It is also recommended that the PCs get “defining interests”, which are similar to the Common Knowledge bonuses.

We get a few new Hindrances, a couple of which are familiar from other sources but wholly appropriate for the setting, such as Prideful…(a villain with Prideful will never deliver a finishing blow, for example).

Edges are where the setting really pops, as we get three new Arcane Backgrounds, which inform us that we’re getting some new powers as well. They can be roughly categorized as mad scientists, priests and wizards.

Not surprisingly, there are all kinds of new Combat Edges in the game, like the impressive Arrow Cutting, which allows you to use your Parry score against physical missiles fired at you, rather than the standard TN of 4. Another nice one is Scabbard Block, allowing a swordsman to use his scabbard as a shield. Silent Kill is another great one: If your Ninja (or whoever) kills a foe unnoticed in a single round, they can either attempt to hide the body quickly, or pin it in place.

There are a LOT of new Edges…my biggest disappointment here is that there are no new Legendary Edges, unfortunately.


The equipment chapter begins with a conversion chart for money, which can be helpful if, among other things, you want to buy something that didn’t make it into the book.

Helpfully, there are a lot of images and descriptions of armor and weapons, so that you can tell what they are. Seriously, I love this for any game that uses either non-standard equipment or non-standard naming conventions. It may seems like a little thing, but it’s not. Having a page of illustrations for the various armors is tremendously useful. In addition, there are four different “grades” of equipment, modifying the prices and giving bonuses and penalties are appropriate. For the weapons that are essentially just renamed from common western names, a handy translation guide is present as well.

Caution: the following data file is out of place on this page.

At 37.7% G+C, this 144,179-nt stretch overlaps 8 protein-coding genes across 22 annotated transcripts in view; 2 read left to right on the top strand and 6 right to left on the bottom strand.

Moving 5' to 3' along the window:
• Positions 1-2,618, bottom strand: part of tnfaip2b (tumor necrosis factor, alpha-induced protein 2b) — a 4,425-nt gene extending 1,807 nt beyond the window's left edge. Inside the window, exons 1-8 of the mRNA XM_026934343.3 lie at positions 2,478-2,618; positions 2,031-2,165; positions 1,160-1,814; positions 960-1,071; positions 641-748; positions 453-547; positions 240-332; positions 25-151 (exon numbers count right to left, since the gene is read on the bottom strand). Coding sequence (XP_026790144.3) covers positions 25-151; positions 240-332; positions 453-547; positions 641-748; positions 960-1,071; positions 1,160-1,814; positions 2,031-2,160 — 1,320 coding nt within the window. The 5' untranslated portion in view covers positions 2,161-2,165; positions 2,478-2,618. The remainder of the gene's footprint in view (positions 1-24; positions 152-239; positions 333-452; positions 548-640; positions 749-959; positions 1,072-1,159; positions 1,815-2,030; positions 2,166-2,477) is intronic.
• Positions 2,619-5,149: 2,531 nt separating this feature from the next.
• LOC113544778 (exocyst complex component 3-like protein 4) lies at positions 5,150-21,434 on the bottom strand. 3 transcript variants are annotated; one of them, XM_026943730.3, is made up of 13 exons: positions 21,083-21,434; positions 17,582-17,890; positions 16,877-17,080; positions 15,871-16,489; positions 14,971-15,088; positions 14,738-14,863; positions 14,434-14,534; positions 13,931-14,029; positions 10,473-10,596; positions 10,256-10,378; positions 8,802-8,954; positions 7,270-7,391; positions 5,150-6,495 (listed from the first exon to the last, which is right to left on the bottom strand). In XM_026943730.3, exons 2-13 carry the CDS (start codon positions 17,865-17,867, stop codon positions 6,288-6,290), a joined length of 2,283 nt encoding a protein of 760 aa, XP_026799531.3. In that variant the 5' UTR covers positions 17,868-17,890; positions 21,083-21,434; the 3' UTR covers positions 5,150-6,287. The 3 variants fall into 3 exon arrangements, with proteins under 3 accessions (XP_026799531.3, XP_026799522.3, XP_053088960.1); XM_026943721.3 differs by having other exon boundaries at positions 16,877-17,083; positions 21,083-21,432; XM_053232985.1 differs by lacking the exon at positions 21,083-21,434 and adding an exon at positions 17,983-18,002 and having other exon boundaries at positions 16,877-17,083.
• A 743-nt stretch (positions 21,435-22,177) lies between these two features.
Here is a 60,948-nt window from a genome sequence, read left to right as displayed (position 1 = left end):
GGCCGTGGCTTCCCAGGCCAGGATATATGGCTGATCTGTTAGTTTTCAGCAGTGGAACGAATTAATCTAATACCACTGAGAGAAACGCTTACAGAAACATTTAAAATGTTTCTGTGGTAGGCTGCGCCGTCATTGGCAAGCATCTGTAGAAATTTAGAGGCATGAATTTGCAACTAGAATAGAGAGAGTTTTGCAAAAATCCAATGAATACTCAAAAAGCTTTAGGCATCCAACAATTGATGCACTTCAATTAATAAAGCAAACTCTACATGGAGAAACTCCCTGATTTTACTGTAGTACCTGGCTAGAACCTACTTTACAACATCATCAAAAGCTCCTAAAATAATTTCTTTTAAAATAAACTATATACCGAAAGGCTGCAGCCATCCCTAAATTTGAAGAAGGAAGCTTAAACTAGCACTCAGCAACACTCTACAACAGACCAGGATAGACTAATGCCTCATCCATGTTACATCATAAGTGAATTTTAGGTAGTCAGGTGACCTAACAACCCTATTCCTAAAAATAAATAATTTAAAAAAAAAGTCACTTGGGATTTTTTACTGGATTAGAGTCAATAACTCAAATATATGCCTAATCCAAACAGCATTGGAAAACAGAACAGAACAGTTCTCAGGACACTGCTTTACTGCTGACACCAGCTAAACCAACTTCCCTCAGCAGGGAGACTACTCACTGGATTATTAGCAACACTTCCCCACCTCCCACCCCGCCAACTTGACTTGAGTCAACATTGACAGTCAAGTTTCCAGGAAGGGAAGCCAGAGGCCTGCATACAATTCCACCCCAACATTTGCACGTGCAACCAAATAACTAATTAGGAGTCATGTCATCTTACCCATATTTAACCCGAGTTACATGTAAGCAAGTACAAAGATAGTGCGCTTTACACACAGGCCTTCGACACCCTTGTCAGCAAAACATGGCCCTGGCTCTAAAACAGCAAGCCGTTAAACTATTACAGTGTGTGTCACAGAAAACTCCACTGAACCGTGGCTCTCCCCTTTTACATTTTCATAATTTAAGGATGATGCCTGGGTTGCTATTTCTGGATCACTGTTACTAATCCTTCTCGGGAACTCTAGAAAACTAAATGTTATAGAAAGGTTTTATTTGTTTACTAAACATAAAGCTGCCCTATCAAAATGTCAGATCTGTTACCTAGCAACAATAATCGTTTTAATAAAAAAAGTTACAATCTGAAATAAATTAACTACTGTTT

All in all, props for the equipment chapter for the little things as much as the big things.


Every Savage Setting typically stands apart because of the setting rules, which modify the core rules a bit to evoke an appropriate feel.

A lot of these are minor: Guts is removed in place of a Spirit check for fear effects and the like. Some Edges are modified or outright excluded, or replaced by new Edges. A couple of new uses for existing skills are listed, like using Intimidation to interrogate and Persuasion as both a Disguise skill and too perform seduction.

There are also Extended Trait Checks, which are reminiscent of Skill Challenges from D&D4e, and will probably be of much interest to some SW players.


Here we get some new powers, as well as one important tweak: Speak Language now lets you talk to Nature Spirits.

New powers allow your heroes to banish oni and spirits from the mortal realm, raise the dead(!) (yes, it is a Legendary power), and travel long distances by stepping through dimensions. There are several more powers, giving plenty of options to choose from for the Arcane Background types.